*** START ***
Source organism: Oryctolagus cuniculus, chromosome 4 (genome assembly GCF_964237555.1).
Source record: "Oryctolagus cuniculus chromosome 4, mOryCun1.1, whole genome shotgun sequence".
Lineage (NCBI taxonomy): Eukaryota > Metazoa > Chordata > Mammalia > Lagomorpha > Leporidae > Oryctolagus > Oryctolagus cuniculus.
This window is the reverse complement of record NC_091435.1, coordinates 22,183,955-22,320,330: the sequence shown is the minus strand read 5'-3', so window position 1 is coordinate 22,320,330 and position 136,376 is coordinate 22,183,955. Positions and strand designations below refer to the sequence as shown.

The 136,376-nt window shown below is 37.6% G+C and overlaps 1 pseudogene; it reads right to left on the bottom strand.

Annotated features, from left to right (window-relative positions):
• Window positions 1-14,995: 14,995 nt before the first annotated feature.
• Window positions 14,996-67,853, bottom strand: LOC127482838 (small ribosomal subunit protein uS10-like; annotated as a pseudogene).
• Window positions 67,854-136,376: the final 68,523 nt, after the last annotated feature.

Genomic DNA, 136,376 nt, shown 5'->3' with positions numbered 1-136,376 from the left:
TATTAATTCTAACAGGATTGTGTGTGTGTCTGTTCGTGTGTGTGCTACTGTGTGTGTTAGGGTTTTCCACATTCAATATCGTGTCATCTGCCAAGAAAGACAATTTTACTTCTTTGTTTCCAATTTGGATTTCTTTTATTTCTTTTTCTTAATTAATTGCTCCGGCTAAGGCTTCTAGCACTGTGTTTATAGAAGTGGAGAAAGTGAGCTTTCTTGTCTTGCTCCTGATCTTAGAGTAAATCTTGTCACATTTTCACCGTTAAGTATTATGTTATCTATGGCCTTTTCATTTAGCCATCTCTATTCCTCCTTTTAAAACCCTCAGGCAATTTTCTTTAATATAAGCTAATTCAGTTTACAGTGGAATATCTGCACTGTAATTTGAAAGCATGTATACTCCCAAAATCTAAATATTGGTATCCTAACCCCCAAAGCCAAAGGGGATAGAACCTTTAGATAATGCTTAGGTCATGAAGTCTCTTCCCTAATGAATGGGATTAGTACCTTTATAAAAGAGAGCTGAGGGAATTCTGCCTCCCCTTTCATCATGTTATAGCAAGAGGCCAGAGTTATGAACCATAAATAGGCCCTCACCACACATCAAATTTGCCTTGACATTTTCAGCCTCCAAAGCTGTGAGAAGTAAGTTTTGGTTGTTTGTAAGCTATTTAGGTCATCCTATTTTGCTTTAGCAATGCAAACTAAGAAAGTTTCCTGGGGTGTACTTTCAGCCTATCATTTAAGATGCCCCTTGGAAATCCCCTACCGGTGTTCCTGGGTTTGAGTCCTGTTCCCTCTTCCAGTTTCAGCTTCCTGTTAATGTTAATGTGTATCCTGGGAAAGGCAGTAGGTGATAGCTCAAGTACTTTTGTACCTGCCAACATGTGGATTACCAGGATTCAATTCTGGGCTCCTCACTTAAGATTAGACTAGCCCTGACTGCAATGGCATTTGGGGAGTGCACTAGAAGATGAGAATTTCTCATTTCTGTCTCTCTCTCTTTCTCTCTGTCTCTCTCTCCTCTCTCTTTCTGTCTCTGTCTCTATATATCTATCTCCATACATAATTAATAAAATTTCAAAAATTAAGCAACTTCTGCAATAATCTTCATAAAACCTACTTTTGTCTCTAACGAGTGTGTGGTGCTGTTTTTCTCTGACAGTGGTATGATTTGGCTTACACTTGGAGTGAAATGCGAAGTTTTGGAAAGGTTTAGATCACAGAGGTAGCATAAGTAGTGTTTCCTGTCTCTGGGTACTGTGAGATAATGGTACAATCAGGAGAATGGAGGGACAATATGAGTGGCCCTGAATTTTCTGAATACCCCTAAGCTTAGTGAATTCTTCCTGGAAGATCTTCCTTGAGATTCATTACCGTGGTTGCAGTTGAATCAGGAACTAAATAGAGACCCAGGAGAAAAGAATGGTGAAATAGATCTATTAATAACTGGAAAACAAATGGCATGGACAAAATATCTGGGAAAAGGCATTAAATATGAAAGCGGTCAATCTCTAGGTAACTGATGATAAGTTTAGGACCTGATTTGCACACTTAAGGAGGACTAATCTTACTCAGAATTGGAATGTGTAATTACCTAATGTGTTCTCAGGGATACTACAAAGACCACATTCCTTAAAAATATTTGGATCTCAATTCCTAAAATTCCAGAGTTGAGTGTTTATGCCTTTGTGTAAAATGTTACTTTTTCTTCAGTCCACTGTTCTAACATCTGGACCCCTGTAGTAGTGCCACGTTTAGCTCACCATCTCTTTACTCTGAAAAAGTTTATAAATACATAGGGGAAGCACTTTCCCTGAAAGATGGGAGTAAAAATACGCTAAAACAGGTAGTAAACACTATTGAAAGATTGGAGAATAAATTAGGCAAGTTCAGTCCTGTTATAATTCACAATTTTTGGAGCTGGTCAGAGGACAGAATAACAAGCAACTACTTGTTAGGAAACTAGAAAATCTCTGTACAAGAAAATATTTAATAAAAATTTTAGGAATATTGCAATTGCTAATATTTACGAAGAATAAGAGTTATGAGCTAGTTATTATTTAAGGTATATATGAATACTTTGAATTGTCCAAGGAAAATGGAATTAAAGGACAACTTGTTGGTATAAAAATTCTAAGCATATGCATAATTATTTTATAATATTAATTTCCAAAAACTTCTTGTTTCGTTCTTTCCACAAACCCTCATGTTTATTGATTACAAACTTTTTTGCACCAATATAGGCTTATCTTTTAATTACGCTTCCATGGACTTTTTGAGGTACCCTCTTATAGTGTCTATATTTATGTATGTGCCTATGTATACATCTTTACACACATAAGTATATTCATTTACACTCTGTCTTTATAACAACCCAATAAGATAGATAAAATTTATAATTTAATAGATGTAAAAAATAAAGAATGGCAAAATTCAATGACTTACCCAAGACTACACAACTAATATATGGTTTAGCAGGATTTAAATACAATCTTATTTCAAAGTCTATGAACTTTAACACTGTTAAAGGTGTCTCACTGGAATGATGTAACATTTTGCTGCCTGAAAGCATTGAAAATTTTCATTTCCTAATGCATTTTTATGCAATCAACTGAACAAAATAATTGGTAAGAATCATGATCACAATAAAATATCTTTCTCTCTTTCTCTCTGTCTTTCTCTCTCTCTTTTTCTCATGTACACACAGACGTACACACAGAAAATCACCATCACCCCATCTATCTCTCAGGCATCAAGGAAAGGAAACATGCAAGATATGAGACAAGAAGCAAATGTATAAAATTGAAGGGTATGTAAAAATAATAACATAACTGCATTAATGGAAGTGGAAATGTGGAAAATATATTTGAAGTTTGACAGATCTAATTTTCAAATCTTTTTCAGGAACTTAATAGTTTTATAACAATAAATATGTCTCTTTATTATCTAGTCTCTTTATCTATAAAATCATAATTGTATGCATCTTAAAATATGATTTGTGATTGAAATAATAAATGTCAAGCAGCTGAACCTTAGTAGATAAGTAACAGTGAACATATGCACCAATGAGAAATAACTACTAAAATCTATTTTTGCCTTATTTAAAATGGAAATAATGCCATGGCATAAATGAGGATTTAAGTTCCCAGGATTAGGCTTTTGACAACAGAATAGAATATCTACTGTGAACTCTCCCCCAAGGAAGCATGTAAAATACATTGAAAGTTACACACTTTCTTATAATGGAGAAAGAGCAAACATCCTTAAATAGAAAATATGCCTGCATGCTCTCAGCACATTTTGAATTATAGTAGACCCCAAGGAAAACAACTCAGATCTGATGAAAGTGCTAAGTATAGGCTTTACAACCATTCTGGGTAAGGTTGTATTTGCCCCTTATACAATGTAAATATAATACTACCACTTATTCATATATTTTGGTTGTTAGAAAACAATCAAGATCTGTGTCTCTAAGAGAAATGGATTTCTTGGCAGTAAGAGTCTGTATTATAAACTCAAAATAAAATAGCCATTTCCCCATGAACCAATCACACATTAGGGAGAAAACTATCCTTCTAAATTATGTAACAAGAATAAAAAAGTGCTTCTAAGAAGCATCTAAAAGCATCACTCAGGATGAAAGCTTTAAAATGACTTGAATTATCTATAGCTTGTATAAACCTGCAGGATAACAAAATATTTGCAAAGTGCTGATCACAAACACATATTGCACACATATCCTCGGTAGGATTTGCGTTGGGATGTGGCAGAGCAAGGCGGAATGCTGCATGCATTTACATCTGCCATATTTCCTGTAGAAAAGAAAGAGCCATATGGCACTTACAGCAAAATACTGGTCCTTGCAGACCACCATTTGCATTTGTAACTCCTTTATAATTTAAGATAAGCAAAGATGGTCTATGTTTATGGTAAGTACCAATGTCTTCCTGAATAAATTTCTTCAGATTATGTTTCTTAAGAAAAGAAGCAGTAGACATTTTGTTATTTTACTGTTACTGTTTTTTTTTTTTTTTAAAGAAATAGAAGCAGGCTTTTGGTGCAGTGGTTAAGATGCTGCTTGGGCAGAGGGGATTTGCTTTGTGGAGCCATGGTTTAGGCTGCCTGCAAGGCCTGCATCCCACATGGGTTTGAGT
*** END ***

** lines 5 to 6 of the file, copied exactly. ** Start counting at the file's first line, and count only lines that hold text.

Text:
The 136,376-nt window shown below is 37.6% G+C and overlaps 1 pseudogene; it reads right to left on the bottom strand.

Annotated features, from left to right (window-relative positions):